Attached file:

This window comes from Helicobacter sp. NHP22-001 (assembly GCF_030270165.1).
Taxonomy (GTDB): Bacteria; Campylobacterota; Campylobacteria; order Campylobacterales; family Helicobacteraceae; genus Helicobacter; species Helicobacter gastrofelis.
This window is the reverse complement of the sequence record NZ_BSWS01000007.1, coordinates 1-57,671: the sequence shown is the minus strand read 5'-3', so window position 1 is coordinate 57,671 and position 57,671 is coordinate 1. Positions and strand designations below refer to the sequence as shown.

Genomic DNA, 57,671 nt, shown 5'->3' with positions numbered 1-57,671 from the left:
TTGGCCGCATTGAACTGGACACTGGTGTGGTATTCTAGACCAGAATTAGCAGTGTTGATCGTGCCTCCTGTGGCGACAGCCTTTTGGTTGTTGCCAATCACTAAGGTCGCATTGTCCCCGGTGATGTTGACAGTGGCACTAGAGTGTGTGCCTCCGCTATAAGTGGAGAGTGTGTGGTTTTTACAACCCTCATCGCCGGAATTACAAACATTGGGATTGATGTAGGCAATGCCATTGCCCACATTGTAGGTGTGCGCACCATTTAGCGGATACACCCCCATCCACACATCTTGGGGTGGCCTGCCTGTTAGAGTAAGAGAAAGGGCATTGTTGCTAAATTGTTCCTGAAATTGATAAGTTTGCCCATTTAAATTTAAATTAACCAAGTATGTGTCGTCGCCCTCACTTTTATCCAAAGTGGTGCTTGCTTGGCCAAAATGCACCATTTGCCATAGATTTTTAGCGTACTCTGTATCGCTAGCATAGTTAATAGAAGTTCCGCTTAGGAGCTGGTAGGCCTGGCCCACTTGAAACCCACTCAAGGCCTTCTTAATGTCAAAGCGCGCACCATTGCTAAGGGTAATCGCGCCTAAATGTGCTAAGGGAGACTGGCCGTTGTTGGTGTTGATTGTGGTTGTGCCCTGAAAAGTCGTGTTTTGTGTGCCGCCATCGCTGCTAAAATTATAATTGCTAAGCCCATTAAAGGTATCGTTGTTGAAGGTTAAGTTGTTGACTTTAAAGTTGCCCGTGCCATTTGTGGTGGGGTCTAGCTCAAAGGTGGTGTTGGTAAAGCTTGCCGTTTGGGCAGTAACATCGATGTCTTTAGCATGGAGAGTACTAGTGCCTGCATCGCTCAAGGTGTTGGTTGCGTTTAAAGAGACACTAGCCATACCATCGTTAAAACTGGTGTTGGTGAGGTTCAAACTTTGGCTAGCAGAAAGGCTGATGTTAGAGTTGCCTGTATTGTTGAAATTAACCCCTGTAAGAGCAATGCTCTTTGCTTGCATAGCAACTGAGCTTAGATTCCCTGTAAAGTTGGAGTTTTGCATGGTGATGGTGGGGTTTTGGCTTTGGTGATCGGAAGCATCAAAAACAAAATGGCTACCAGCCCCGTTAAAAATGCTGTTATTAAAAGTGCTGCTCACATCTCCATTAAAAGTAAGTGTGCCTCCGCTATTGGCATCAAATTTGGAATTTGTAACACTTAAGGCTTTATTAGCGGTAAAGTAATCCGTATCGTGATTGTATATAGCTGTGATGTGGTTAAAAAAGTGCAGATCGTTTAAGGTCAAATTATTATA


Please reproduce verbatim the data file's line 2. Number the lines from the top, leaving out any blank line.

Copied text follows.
Taxonomy (GTDB): Bacteria; Campylobacterota; Campylobacteria; order Campylobacterales; family Helicobacteraceae; genus Helicobacter; species Helicobacter gastrofelis.